The extreme disregard for human life demonstrated by the Soviet State and the absurd trials of the revered Old Bolsheviks had already placed a tremendous strain on the faith of many American Communists, and so the Soviet leadership’s willingness to enter into a “friendship treaty” with a genocidal fascist regime for the purpose of expanding the territory of the USSR through wars of aggression became the straw that broke the camel’s back for thousands of American Party members, particularly the Jewish and Black radicals who joined the CPUSA because they saw Communism as the only trustworthy bulwark against the forces of oppression that threatened them. The USSR was supposed to serve as the first power-holding champion of the international proletariat, and instead it was revealed to be more of the same, another self-interested, rapacious, amoral nation-state. Stalin’s national anthem reform provided some on-the-nose symbolism: he replaced The Internationale with a new patriotic ode to mighty, glorious Великая Русь. The empowerment (and lives) of the masses and the transformation of social relations had been subordinated to the geopolitical objectives of the productivist bureaucrats of Great Russia. The violence they unleashed was not transcendent — it was just evil. It would be impossible to calculate the amount of talent and energy that the revolutionary movement in the United States was deprived of as a result of the demobilizing despair induced by this realization at the end of the 1930s. For countless American radicals, the aura of the USSR had been punctured, and the reckless American cathexis of this political entity and its leaders with Messianic expectations guaranteed that their revolutionary hopes would evaporate as soon as the Soviet spell had been broken.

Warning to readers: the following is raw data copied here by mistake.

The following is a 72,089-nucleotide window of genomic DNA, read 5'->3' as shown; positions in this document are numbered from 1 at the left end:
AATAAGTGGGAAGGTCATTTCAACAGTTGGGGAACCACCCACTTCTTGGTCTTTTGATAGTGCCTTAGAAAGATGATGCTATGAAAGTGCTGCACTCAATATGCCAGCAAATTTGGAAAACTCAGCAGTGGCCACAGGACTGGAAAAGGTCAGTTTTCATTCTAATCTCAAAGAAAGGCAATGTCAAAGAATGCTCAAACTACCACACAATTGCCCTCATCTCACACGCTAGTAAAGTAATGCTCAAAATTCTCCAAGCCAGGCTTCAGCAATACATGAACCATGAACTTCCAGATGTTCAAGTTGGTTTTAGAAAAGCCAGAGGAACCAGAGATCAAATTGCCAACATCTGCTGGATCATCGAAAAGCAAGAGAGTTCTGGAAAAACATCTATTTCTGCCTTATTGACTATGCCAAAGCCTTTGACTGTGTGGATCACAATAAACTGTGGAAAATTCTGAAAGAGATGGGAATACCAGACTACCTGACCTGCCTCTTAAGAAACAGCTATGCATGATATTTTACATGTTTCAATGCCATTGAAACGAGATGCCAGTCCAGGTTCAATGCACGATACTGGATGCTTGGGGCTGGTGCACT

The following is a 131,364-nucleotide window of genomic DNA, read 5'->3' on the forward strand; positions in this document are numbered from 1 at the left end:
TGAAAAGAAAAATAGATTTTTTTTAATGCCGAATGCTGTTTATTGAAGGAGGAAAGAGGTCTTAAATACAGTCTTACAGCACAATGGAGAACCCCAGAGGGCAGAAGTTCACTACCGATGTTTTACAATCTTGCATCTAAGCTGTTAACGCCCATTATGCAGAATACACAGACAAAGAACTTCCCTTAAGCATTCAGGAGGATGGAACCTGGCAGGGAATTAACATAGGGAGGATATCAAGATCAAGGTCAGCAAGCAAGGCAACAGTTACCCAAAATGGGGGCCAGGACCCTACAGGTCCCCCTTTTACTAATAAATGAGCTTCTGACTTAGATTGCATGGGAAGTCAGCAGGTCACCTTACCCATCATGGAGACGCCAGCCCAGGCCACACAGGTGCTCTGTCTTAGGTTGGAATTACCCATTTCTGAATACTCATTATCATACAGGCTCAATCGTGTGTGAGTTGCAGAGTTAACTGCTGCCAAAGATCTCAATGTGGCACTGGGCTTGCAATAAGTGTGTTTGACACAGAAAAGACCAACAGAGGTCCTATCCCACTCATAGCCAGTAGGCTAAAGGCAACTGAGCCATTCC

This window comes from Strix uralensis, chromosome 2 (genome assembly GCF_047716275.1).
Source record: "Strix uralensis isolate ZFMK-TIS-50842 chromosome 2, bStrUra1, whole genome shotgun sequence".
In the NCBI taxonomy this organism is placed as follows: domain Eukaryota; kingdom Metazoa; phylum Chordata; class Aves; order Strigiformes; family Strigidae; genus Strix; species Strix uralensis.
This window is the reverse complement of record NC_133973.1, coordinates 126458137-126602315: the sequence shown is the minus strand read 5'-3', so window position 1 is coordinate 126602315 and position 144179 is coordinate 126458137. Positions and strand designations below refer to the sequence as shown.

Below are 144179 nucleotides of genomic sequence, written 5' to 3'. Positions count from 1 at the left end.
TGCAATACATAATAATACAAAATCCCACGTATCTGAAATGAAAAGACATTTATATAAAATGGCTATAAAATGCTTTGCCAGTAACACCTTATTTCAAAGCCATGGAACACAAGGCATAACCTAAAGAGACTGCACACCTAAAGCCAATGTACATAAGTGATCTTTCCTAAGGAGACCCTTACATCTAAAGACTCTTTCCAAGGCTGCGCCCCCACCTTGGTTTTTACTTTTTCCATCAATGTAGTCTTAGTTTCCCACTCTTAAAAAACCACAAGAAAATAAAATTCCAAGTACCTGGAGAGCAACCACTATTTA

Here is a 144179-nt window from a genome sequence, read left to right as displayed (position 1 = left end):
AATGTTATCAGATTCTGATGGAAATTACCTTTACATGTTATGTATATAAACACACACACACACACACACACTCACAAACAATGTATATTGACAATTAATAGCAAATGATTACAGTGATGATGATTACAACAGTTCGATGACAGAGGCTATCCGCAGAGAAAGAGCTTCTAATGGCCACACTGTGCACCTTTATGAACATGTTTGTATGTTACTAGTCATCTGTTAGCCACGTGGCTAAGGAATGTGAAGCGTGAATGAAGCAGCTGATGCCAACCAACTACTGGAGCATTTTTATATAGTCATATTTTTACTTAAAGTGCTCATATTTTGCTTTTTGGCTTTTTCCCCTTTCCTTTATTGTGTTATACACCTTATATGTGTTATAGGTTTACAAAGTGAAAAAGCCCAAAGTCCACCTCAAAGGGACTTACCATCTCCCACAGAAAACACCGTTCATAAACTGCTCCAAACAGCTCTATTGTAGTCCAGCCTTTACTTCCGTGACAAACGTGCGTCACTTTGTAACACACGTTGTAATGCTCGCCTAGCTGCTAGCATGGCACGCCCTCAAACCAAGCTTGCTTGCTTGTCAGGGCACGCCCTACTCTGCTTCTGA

The events of 1936-1939 also caused dozens of prominent American radicals to become — for lack of a better word — twisted. One of them was Whittaker Chambers, a writer who joined the Communist Party because “it offered me what nothing else in the dying world had the power to offer at the same intensity — faith and a vision, something for which to live and something for which to die”. For years, Chambers served his Cause devotedly as a spy for the Soviet Union. But reports of the Great Purge horrified him, the paranoid NKVD killings of several of his fellow spies outraged him, and he had reason to worry that Stalin was planning to thank him for his service by having him executed too, so he left the Party and went underground to hide from Stalin’s assassins. After the Soviet-German treaty was announced, Chambers decided that he needed to stand up against “Communazi” totalitarianism, so he snitched on his Red friends, filled the void left behind by Communism with Christian fundamentalism, strove to defend the greatness of Western Civilization, went to work as a Senior Editor for William Buckley’s National Review, and profited off of his apostasy by writing a best-selling memoir confessing to his anti-American sins and begging for forgiveness. Bertram Wolfe was another loyal Communist turned Cold Warrior; Wolfe was a co-founder of the CPUSA and one of the Party’s most effective speakers and recruiters until he was expelled by Stalin and Foster along with Jay Lovestone in 1929 because of their ties to Bukharin [“a faster case of ‘biters bit’ is not on recent record” — Shachtman]. Wolfe remained a radical activist and a labor organizer, but the Moscow Trials led him to speak out against the Soviet Union, and he left revolutionary politics behind to become a committed anti-Communist after the Stalin-Hitler pact. He eventually got a job as an imperial propagandist with the US State Department and ended his career as a Senior Fellow at a conservative think tank. After Stalin had Bukharin shot and the CPUSA had Lovestone’s apartment burglarized (something Lovestone had done to Cannon a decade earlier), Wolfe’s mentor removed the word “Communist” from the name of his “loyal opposition” group and went to work for the CIA. Like Wolfe, Max Eastman had been one of America’s most popular spokesmen for revolutionary politics during the 1910s-1930s, but the Great Purge (in which his brother-in-law was executed) was the moment of The Fall for him. The indiscriminate State violence persuaded Eastman that socialism had “ended” in the USSR and been replaced by a totalitarian system indistinguishable from fascism. Then the Stalin-Hitler deal demoralized him so severely that he became convinced that socialism had always been doomed to degenerate because human nature is inherently flawed, rendering collective transcendence impossible. Friedrich Hayek’s Road to Serfdom (1944) taught Eastman that free-market capitalism was the only social form capable of protecting individual freedom from collectivist tyrants like Stalin. He spent the rest of his life speaking out against Communism, writing articles in support of McCarthyism, and contributing to National Review.